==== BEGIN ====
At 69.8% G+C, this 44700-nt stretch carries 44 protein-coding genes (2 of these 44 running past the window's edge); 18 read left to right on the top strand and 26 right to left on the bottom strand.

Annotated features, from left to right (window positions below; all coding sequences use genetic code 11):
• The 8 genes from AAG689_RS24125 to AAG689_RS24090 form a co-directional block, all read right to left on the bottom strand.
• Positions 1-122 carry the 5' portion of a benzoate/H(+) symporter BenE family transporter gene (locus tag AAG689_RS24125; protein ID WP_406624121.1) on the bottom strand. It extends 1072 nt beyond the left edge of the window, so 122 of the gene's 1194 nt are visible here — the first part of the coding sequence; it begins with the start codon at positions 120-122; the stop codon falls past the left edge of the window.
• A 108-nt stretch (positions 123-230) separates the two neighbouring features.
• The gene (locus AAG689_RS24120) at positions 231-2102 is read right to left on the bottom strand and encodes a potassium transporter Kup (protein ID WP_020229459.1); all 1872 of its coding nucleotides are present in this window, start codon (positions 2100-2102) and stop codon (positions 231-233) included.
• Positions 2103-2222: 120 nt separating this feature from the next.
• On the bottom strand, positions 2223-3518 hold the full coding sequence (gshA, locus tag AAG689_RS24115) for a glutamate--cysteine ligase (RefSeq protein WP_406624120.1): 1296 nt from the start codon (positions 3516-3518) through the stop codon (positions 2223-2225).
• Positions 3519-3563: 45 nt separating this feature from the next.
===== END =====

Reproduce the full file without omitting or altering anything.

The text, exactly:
At 69.8% G+C, this 44700-nt stretch carries 44 protein-coding genes (2 of these 44 running past the window's edge); 18 read left to right on the top strand and 26 right to left on the bottom strand.

Annotated features, from left to right (window positions below; all coding sequences use genetic code 11):
• The 8 genes from AAG689_RS24125 to AAG689_RS24090 form a co-directional block, all read right to left on the bottom strand.
• Positions 1-122 carry the 5' portion of a benzoate/H(+) symporter BenE family transporter gene (locus tag AAG689_RS24125; protein ID WP_406624121.1) on the bottom strand. It extends 1072 nt beyond the left edge of the window, so 122 of the gene's 1194 nt are visible here — the first part of the coding sequence; it begins with the start codon at positions 120-122; the stop codon falls past the left edge of the window.
• A 108-nt stretch (positions 123-230) separates the two neighbouring features.
• The gene (locus AAG689_RS24120) at positions 231-2102 is read right to left on the bottom strand and encodes a potassium transporter Kup (protein ID WP_020229459.1); all 1872 of its coding nucleotides are present in this window, start codon (positions 2100-2102) and stop codon (positions 231-233) included.
• Positions 2103-2222: 120 nt separating this feature from the next.
• On the bottom strand, positions 2223-3518 hold the full coding sequence (gshA, locus tag AAG689_RS24115) for a glutamate--cysteine ligase (RefSeq protein WP_406624120.1): 1296 nt from the start codon (positions 3516-3518) through the stop codon (positions 2223-2225).
• Positions 3519-3563: 45 nt separating this feature from the next.